Do you know that your heart rate can tell a lot about your health? Read this article to find out if your resting heart rate is normal for your age.
Your resting heart rate is an indicator of your overall health. Why so? When it is too low or too high, that means there are health problems with the heart. That is why measuring the resting heart rate is the easiest way to troubleshoot your body and take timely action.
Quick Facts About the Heart Rate
- Throughout life, a human's resting heart rate changes from faster to slower. Newborns have the fastest BPM rates.
- The resting heart rate is very different from the exercise rate, and they have both different norms and ways of calculation.
- In the United States, one in every four deaths happens as a result of heart disease, so watching your heart rates is crucial.
- The rhythm of the heartbeat is just as important as the number of beats per minute.
How to Measure Your Heart Rate
Hesitant to measure your heart rate? It’s incredibly easy if you know where to search. Some places to find pulse are the side of your neck, wrists, top of the foot, and inside of the elbow. The wrist and the neck area are the most popular and easy to find.
Here is a simple how-to:
- On your neck, press your fingers to the side of the windpipe.
- On your wrist, find the area below the base of the thumb and press it with your index and middle fingers.
- Once you feel a gentle thumping sensation, you’ve found your pulse. Keep your fingers on the same spot.
- Do not move or talk while measuring your pulse.
- Set a timer for a minute and count the beats. Alternatively, count your pulse for thirty seconds and then multiply by two.
- If you have a fitness tracker, you may also use it to measure your resting heart rate.
Remember that you shouldn't measure your pulse if you have exercised recently. Physical activity increases heart rate, and that is normal. Still, healthy exercise heart rate is very different from the resting rate.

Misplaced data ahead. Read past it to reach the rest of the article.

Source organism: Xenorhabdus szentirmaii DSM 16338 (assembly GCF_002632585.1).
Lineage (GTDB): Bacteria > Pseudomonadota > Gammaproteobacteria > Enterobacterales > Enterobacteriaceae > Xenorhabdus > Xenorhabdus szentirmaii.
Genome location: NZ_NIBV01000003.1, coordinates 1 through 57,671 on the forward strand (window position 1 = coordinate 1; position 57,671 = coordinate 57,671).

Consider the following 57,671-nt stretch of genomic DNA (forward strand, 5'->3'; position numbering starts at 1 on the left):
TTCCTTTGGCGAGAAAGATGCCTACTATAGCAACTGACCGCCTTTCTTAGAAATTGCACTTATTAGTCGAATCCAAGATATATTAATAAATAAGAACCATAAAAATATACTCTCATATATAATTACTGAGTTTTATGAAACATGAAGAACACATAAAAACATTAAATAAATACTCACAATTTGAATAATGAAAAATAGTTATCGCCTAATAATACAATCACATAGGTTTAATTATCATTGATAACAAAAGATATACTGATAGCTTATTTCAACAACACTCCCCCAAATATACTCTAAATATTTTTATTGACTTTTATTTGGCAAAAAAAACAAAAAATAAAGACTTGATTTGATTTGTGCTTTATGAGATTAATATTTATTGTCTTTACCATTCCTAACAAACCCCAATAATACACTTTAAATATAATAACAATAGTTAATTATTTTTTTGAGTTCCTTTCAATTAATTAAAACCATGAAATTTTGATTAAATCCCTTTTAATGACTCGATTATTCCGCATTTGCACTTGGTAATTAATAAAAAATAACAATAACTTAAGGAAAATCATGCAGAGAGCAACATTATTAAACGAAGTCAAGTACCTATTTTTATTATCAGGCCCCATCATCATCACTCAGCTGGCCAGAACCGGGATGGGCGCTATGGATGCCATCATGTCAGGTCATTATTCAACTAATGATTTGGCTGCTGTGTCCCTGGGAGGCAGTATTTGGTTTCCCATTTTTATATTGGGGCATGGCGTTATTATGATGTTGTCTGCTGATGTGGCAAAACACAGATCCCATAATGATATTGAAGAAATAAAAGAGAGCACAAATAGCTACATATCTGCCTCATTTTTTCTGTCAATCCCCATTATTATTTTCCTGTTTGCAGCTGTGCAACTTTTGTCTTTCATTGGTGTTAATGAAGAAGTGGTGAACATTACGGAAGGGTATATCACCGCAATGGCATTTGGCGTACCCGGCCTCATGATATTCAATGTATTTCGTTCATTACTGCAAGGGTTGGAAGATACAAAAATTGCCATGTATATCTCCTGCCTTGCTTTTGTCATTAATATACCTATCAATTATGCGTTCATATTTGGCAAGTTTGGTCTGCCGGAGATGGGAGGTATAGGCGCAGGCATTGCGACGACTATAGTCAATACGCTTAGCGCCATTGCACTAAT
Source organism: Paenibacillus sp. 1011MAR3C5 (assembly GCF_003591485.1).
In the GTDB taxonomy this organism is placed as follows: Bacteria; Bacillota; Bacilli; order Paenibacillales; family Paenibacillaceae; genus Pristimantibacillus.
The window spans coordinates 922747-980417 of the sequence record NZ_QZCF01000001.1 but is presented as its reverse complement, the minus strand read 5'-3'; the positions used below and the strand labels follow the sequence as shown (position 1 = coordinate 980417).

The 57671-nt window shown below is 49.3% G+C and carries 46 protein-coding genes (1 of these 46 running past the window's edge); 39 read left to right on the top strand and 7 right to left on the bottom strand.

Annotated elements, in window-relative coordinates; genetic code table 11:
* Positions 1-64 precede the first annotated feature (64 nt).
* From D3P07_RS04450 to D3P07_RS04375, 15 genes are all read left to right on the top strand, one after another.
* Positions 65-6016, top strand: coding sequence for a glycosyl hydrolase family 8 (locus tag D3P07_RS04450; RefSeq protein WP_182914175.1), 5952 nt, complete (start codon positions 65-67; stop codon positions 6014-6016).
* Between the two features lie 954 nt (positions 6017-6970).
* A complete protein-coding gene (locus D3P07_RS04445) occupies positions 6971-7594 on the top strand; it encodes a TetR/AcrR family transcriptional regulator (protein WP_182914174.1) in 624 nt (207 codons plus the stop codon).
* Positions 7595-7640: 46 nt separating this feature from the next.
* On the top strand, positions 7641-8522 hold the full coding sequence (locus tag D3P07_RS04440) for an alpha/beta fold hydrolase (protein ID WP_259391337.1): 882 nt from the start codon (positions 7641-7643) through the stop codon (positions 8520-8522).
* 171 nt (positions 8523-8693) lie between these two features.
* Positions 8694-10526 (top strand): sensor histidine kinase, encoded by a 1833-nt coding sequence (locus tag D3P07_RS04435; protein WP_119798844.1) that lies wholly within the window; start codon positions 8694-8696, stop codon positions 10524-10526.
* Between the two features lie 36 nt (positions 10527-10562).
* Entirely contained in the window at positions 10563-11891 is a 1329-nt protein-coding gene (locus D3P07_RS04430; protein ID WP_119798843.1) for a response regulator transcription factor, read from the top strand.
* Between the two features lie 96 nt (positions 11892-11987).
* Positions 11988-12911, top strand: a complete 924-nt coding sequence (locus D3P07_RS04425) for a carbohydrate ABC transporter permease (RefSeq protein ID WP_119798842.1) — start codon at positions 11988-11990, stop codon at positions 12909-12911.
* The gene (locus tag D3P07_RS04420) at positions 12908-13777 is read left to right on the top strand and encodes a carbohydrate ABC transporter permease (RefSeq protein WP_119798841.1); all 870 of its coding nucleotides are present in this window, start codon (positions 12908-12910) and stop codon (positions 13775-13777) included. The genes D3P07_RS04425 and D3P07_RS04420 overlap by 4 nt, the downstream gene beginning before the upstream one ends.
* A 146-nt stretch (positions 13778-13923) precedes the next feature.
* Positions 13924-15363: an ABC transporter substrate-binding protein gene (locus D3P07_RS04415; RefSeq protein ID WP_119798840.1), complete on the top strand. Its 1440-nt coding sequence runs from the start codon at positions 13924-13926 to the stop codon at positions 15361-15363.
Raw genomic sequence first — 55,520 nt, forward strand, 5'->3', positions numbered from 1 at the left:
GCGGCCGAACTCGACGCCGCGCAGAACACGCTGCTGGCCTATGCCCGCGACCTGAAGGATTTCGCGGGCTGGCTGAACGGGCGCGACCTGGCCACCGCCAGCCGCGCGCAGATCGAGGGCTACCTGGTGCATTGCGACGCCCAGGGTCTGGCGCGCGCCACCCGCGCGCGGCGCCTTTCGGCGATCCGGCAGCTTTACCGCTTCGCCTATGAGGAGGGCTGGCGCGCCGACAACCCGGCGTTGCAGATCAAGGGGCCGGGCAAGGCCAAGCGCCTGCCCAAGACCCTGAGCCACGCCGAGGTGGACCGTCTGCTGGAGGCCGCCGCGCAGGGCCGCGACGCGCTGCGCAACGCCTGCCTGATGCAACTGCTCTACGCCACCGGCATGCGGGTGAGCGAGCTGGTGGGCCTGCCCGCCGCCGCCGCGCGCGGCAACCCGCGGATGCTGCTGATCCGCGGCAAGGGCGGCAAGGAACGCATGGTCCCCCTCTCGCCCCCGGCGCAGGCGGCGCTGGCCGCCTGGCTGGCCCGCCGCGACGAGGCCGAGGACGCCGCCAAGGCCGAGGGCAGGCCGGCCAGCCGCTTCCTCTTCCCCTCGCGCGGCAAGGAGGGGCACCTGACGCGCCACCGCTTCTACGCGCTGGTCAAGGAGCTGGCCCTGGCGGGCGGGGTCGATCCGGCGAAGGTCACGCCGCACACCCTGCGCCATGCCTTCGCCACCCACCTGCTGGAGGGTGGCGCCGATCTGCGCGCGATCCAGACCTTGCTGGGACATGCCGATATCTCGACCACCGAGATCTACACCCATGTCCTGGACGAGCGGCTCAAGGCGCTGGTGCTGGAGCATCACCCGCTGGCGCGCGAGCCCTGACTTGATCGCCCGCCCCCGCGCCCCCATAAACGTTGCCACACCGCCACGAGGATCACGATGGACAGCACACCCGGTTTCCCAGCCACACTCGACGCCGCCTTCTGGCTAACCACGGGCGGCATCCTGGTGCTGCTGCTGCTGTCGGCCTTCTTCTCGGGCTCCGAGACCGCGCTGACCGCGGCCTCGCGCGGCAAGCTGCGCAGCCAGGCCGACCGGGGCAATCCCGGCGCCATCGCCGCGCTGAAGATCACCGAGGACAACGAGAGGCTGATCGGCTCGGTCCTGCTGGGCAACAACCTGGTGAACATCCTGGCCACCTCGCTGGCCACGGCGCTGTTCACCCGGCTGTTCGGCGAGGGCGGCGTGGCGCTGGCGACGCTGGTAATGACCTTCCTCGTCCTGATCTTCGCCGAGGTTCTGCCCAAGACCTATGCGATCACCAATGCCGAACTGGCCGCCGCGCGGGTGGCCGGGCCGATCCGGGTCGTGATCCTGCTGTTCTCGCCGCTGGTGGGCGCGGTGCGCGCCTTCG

So, Is My Heart Rate Normal?
According to the American Heart Association, the normal heart rate for adults is between 60 and 100 BPM. Still, it is not true for everyone. For example, fit athletes may have an unusually slow resting heart rate up to 40 BPM. The variations don't stop at this: it’s also common for children to have a higher resting heart rate than adults. For each person, the resting heart rate will also differ due to genetics and lifestyle. Read on to understand your heart rate and see what experts consider healthy.
Differences Between Men and Women
Even though there are set norms of resting heart rate for adults, both sexes may have different figures. Research says that up to 55 years, women have higher BPM measurements than men. The difference may root in quantities in testosterone and other sex hormones, which make men have a lower resting heart rate. Men and women also have different heart and body size, which also affects the resting heart rate.
Children’s Norm is Higher Than Adults’
You can keep track of the child's health by measuring the resting heart rate. Still, don’t get surprised if it's higher than the average. Children have a higher metabolism, so their resting heart rate is higher. A director of Women’s Heart Care, Purvi Parwani, MD says that a newborn may have a resting heart rate of 100 to 150 bpm.
Still, for different ages, the resting heart rate will be different, as it highly depends on the age and activity level throughout the day. Experts state that until ten years old, resting heart rate changes quite frequently:
|Age||Average resting heart rate|
|< 1 month||70 to 190 bpm|
|1 to 11 months||80 to 160 bpm|
|1 to 2 years||80 to 130 bpm|
|3 to 4 years||80 to 120 bpm|
|5 to 6 years||77 to 115 bpm|
|7 to 9 years||70 to 110 bpm|
|10+ years||60 to 100 bpm|
Resting Heart Rates in Older People
As people grow older, the resting heart rate tends to slow down a little. Although it doesn’t change much, the heart rate will be lower than it was in youth, especially when you exercise. In the elderly, the heart doesn't beat as fast during stress or physical activity compared with the young.
Which Factors Influence the Heart Rate?